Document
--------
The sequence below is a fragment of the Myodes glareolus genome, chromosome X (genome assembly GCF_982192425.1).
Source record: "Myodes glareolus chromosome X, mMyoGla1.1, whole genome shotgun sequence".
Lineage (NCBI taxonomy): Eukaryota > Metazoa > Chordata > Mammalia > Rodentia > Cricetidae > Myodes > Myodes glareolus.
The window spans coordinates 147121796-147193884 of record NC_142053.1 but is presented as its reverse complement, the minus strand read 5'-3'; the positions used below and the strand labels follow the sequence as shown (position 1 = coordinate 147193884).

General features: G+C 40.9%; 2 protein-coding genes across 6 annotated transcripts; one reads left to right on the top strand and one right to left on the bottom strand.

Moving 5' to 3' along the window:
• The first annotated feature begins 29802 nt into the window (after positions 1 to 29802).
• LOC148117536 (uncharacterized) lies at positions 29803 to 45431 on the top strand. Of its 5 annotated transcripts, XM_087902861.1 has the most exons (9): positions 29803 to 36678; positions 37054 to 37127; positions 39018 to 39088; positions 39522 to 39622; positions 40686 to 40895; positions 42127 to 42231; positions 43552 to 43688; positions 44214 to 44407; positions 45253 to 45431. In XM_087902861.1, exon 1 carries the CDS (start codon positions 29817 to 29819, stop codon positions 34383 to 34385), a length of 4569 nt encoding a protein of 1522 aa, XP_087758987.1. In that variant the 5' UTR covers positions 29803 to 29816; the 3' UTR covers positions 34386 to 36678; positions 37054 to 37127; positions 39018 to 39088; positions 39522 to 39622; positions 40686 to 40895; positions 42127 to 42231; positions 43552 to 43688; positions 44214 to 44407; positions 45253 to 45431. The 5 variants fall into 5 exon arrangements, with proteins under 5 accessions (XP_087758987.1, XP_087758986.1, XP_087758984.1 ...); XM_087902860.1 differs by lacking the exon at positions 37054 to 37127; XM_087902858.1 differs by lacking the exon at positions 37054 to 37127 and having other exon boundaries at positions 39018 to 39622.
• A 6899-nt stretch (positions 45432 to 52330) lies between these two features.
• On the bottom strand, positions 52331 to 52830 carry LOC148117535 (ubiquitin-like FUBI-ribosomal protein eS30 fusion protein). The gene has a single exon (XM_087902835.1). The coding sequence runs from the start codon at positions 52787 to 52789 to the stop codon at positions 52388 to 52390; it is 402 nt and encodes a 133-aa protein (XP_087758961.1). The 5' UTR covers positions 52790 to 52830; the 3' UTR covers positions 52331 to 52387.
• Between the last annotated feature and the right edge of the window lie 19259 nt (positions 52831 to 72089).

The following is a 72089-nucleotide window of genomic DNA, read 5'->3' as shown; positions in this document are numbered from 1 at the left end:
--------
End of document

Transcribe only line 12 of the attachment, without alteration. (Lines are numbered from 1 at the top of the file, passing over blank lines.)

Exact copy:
The following is a 72089-nucleotide window of genomic DNA, read 5'->3' as shown; positions in this document are numbered from 1 at the left end: